Poverty . . . an equal opportunity ‘disrupter’ of student success

Upstate/Downstate report

“Upstate/Downstate: School Effectiveness in Illinois” a report from the Center on Urban Education Leadership at the University of Illinois at Chicago analyzed 55 school districts in Illinois.

A University of Illinois at Chicago study released Tuesday analyzed shifts in achievement and other factors throughout Illinois during the No Child Left Behind era. The report shows that achievement gains in Chicago and achievement declines in much of central and southern Illinois now puts achievement in Chicago on par with most downstate districts.

The study, “Upstate/Downstate: School Effectiveness in Illinois” also found that many of the achievement gains made during the early years of NCLB leveled off in the last half decade as “low-income” enrollment rose.

The study analyzed shifts in achievement, demographics and school effectiveness between 2001 and 2016 in the 55 member districts of Illinois’ Large Unit District Association, or LUDA. LUDA districts serve nearly half of all public school students in Illinois and are highly representative of districts in the state and in the nation as a whole.

Led by Paul Zavitkovsky, a leadership coach and assessment specialist at the Urban Education Leadership Program at UIC, and Steven Tozer, professor of education and director of the Center for Urban Education Leadership, the study found that school effectiveness, as well as race and family income, was a major factor in student success.

“Achievement in Chicago is much higher than many people recognize and achievement downstate has been declining far more than most people are aware,” says Zavitkovsky. “Many predominantly white, downstate districts are now achieving at about the same level or in some cases lower than Chicago.”

The authors found that there were major regional differences in how school districts responded to persistent rises in low-income enrollment throughout Illinois.

On average, achievement in central and southern Illinois districts dropped as low-income enrollment rose. By contrast, increases in school effectiveness in Chicago, most of its suburbs and some parts of northern Illinois slowed, or in some cases, reversed the impact of family income on student achievement.

“In Chicago and many other districts, gains in school effectiveness blunted the negative impact of rising low-income enrollment on achievement,” said Zavitkovsky.

Among the findings:

Upstate/Downstate report

“Upstate/Downstate: School Effectiveness in Illinois” report from the Center on Urban Education Leadership at the University of Illinois at Chicago.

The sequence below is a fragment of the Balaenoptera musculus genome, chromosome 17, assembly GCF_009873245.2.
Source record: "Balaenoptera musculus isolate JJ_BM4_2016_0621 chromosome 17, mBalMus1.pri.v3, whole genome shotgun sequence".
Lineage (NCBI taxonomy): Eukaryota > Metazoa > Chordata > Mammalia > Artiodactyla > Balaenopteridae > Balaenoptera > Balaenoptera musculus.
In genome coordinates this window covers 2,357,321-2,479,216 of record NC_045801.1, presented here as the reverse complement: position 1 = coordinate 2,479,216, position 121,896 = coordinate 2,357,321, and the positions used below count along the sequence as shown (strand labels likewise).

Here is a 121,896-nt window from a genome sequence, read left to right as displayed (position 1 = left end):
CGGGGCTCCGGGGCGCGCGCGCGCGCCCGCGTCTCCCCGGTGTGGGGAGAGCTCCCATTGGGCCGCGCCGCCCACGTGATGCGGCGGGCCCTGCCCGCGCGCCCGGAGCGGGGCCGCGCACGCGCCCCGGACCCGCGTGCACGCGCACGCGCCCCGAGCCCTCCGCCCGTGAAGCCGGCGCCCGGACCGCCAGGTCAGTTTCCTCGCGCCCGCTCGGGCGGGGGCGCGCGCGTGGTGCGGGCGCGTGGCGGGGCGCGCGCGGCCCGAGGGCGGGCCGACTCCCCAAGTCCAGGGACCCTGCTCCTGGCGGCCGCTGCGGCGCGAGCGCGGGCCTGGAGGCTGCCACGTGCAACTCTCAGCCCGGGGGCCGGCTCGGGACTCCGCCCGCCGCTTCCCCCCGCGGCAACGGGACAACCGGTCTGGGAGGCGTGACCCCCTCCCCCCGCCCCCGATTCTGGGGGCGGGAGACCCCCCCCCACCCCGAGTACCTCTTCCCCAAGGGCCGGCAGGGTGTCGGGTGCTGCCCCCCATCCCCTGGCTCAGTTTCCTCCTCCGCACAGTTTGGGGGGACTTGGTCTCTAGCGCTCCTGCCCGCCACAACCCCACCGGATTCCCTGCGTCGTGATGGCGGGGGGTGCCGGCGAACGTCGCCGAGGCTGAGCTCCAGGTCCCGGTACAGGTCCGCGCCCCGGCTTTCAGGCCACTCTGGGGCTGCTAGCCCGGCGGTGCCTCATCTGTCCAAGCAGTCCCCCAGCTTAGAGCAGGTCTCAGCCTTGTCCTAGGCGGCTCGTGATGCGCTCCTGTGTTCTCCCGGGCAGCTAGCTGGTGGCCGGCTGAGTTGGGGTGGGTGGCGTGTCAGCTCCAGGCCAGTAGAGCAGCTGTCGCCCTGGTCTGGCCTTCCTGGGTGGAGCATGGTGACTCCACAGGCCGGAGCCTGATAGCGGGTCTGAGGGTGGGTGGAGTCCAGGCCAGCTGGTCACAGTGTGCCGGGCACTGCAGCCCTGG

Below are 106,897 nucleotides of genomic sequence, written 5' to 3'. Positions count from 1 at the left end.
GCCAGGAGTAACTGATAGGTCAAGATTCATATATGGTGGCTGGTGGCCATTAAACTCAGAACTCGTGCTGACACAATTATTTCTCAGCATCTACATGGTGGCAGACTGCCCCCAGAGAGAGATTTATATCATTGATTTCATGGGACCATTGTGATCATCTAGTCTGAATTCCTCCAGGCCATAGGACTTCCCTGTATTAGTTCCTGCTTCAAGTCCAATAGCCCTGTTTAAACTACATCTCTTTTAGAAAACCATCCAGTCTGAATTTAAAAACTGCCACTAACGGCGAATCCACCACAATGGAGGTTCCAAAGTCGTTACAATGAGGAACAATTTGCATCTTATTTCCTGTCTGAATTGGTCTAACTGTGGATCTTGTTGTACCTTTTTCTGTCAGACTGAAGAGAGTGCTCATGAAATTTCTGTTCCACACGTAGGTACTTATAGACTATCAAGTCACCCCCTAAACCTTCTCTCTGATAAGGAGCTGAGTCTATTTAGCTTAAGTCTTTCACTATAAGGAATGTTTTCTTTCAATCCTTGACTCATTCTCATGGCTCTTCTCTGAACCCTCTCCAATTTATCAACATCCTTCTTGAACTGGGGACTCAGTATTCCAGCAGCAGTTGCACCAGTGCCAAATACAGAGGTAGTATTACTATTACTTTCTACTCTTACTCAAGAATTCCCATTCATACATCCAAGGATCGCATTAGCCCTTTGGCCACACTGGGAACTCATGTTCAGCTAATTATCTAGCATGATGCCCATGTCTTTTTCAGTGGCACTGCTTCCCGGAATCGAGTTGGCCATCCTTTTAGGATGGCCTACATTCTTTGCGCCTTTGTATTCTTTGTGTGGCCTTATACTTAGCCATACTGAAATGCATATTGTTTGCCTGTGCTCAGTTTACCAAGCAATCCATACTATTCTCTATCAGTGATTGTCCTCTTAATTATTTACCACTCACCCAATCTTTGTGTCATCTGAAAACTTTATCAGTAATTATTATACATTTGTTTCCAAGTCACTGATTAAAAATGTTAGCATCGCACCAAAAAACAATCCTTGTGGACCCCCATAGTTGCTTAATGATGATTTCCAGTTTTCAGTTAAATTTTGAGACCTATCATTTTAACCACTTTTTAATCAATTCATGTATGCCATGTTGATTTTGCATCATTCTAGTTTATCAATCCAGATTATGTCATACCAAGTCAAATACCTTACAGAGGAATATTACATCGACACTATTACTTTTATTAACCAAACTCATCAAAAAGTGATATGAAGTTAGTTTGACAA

• While the number of Chicago students classified as being low income stayed at around 85 percent of the student population, composite reading and math achievement rose by 14 and 18 points.
  • In suburban Chicago districts, enrollment of low-income students rose by 22 percent on average while achievement dropped between 1 to 3 points.
  • In northern Illinois districts, low-income enrollment grew by 19 points on average but achievement declined by 1 to 2 points.
  • In central and southern Illinois, enrollment of low-income students rose by an average of 16 to 21 points. Achievement there fell by an average of 6 to 9 points in these districts.
  • There was a strong relationship between levels of school effectiveness and the resources that districts had available to improve that effectiveness.

The study concluded with several recommendations to improve district success. They include test reports that are better able to represent what tests actually access and are more user-friendly for teachers and parents, improved leadership preparation and support and shifts in school funding that support greater equity across the state.

“Concentrated poverty is an equal opportunity disrupter that is now affecting predominantly white, downstate communities in exactly the same way it has affected low-income communities of color for decades,” said Zavitkovsky. “Evidence in Chicago and suburban Chicagoland shows that, given the proper resources, schools and districts can fight back by improving school effectiveness.”

Click to view the report online.